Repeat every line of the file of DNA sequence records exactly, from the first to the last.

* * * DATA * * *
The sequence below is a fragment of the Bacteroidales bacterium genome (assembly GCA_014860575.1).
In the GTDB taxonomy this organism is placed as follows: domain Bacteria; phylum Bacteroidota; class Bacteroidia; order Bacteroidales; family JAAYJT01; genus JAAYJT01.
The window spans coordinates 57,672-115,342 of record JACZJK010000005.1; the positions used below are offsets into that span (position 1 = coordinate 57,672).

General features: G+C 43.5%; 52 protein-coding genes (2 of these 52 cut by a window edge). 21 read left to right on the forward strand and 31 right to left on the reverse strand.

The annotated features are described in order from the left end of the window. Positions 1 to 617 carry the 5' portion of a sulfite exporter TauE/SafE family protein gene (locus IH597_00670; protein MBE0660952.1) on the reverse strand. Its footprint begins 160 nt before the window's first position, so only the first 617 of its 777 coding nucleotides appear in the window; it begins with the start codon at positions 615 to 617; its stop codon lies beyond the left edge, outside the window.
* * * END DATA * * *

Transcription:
The sequence below is a fragment of the Bacteroidales bacterium genome (assembly GCA_014860575.1).
In the GTDB taxonomy this organism is placed as follows: domain Bacteria; phylum Bacteroidota; class Bacteroidia; order Bacteroidales; family JAAYJT01; genus JAAYJT01.
The window spans coordinates 57,672-115,342 of record JACZJK010000005.1; the positions used below are offsets into that span (position 1 = coordinate 57,672).

General features: G+C 43.5%; 52 protein-coding genes (2 of these 52 cut by a window edge). 21 read left to right on the forward strand and 31 right to left on the reverse strand.

The annotated features are described in order from the left end of the window. Positions 1 to 617 carry the 5' portion of a sulfite exporter TauE/SafE family protein gene (locus IH597_00670; protein MBE0660952.1) on the reverse strand. Its footprint begins 160 nt before the window's first position, so only the first 617 of its 777 coding nucleotides appear in the window; it begins with the start codon at positions 615 to 617; its stop codon lies beyond the left edge, outside the window.